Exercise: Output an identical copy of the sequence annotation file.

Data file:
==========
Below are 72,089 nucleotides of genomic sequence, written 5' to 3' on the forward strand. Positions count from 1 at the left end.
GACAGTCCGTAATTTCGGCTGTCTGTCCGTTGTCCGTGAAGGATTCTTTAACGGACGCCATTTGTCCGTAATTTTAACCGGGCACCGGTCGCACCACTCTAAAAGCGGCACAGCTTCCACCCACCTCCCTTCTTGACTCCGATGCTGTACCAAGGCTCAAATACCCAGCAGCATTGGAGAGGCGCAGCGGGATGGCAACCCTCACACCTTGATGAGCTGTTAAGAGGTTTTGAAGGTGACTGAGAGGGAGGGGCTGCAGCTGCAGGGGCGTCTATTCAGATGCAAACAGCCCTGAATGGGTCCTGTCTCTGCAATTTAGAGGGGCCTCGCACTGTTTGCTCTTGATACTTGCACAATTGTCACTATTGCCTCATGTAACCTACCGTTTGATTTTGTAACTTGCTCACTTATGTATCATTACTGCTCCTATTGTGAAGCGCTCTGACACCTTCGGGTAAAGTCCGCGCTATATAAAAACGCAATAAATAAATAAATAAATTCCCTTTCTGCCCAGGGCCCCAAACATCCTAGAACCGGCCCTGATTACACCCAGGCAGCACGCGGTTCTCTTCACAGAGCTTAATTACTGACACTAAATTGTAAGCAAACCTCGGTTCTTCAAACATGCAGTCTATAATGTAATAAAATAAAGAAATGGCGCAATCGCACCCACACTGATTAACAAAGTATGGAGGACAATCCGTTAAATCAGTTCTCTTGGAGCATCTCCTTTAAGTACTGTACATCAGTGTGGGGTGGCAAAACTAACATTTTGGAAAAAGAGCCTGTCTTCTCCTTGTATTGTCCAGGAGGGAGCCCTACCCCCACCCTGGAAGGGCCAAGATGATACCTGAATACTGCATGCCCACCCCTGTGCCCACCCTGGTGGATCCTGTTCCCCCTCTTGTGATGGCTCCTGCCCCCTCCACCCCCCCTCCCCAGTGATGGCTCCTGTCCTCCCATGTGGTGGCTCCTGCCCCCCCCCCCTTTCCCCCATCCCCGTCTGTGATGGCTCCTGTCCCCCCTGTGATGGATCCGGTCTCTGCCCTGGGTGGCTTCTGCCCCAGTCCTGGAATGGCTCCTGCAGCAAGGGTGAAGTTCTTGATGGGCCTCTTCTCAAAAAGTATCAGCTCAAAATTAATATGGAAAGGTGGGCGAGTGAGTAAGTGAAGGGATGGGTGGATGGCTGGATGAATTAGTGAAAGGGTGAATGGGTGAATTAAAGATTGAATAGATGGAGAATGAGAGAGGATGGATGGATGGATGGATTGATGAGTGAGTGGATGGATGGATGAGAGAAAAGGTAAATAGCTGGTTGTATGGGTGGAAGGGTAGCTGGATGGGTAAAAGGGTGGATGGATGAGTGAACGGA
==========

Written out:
Below are 72,089 nucleotides of genomic sequence, written 5' to 3' on the forward strand. Positions count from 1 at the left end.
GACAGTCCGTAATTTCGGCTGTCTGTCCGTTGTCCGTGAAGGATTCTTTAACGGACGCCATTTGTCCGTAATTTTAACCGGGCACCGGTCGCACCACTCTAAAAGCGGCACAGCTTCCACCCACCTCCCTTCTTGACTCCGATGCTGTACCAAGGCTCAAATACCCAGCAGCATTGGAGAGGCGCAGCGGGATGGCAACCCTCACACCTTGATGAGCTGTTAAGAGGTTTTGAAGGTGACTGAGAGGGAGGGGCTGCAGCTGCAGGGGCGTCTATTCAGATGCAAACAGCCCTGAATGGGTCCTGTCTCTGCAATTTAGAGGGGCCTCGCACTGTTTGCTCTTGATACTTGCACAATTGTCACTATTGCCTCATGTAACCTACCGTTTGATTTTGTAACTTGCTCACTTATGTATCATTACTGCTCCTATTGTGAAGCGCTCTGACACCTTCGGGTAAAGTCCGCGCTATATAAAAACGCAATAAATAAATAAATAAATTCCCTTTCTGCCCAGGGCCCCAAACATCCTAGAACCGGCCCTGATTACACCCAGGCAGCACGCGGTTCTCTTCACAGAGCTTAATTACTGACACTAAATTGTAAGCAAACCTCGGTTCTTCAAACATGCAGTCTATAATGTAATAAAATAAAGAAATGGCGCAATCGCACCCACACTGATTAACAAAGTATGGAGGACAATCCGTTAAATCAGTTCTCTTGGAGCATCTCCTTTAAGTACTGTACATCAGTGTGGGGTGGCAAAACTAACATTTTGGAAAAAGAGCCTGTCTTCTCCTTGTATTGTCCAGGAGGGAGCCCTACCCCCACCCTGGAAGGGCCAAGATGATACCTGAATACTGCATGCCCACCCCTGTGCCCACCCTGGTGGATCCTGTTCCCCCTCTTGTGATGGCTCCTGCCCCCTCCACCCCCCCTCCCCAGTGATGGCTCCTGTCCTCCCATGTGGTGGCTCCTGCCCCCCCCCCCTTTCCCCCATCCCCGTCTGTGATGGCTCCTGTCCCCCCTGTGATGGATCCGGTCTCTGCCCTGGGTGGCTTCTGCCCCAGTCCTGGAATGGCTCCTGCAGCAAGGGTGAAGTTCTTGATGGGCCTCTTCTCAAAAAGTATCAGCTCAAAATTAATATGGAAAGGTGGGCGAGTGAGTAAGTGAAGGGATGGGTGGATGGCTGGATGAATTAGTGAAAGGGTGAATGGGTGAATTAAAGATTGAATAGATGGAGAATGAGAGAGGATGGATGGATGGATGGATTGATGAGTGAGTGGATGGATGGATGAGAGAAAAGGTAAATAGCTGGTTGTATGGGTGGAAGGGTAGCTGGATGGGTAAAAGGGTGGATGGATGAGTGAACGGA